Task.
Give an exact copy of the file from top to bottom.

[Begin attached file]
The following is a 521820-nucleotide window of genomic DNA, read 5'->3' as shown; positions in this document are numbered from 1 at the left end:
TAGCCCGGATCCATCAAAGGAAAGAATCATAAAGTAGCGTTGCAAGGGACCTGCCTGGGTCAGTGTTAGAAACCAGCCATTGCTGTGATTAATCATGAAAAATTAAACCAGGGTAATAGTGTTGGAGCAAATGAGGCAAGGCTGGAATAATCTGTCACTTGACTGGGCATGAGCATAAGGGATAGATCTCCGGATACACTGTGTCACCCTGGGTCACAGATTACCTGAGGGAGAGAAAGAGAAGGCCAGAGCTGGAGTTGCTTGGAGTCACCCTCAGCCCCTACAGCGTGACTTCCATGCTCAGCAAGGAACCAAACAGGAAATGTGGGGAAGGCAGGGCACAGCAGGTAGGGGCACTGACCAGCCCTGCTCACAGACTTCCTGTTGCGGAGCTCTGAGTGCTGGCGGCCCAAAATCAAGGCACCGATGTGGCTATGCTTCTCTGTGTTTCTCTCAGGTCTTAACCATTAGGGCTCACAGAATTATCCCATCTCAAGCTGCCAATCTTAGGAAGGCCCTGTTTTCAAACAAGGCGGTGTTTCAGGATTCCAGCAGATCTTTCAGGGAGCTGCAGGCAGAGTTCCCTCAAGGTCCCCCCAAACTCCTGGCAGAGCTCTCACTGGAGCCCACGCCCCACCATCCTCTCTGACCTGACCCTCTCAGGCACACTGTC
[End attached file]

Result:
The following is a 521820-nucleotide window of genomic DNA, read 5'->3' as shown; positions in this document are numbered from 1 at the left end:
TAGCCCGGATCCATCAAAGGAAAGAATCATAAAGTAGCGTTGCAAGGGACCTGCCTGGGTCAGTGTTAGAAACCAGCCATTGCTGTGATTAATCATGAAAAATTAAACCAGGGTAATAGTGTTGGAGCAAATGAGGCAAGGCTGGAATAATCTGTCACTTGACTGGGCATGAGCATAAGGGATAGATCTCCGGATACACTGTGTCACCCTGGGTCACAGATTACCTGAGGGAGAGAAAGAGAAGGCCAGAGCTGGAGTTGCTTGGAGTCACCCTCAGCCCCTACAGCGTGACTTCCATGCTCAGCAAGGAACCAAACAGGAAATGTGGGGAAGGCAGGGCACAGCAGGTAGGGGCACTGACCAGCCCTGCTCACAGACTTCCTGTTGCGGAGCTCTGAGTGCTGGCGGCCCAAAATCAAGGCACCGATGTGGCTATGCTTCTCTGTGTTTCTCTCAGGTCTTAACCATTAGGGCTCACAGAATTATCCCATCTCAAGCTGCCAATCTTAGGAAGGCCCTGTTTTCAAACAAGGCGGTGTTTCAGGATTCCAGCAGATCTTTCAGGGAGCTGCAGGCAGAGTTCCCTCAAGGTCCCCCCAAACTCCTGGCAGAGCTCTCACTGGAGCCCACGCCCCACCATCCTCTCTGACCTGACCCTCTCAGGCACACTGTC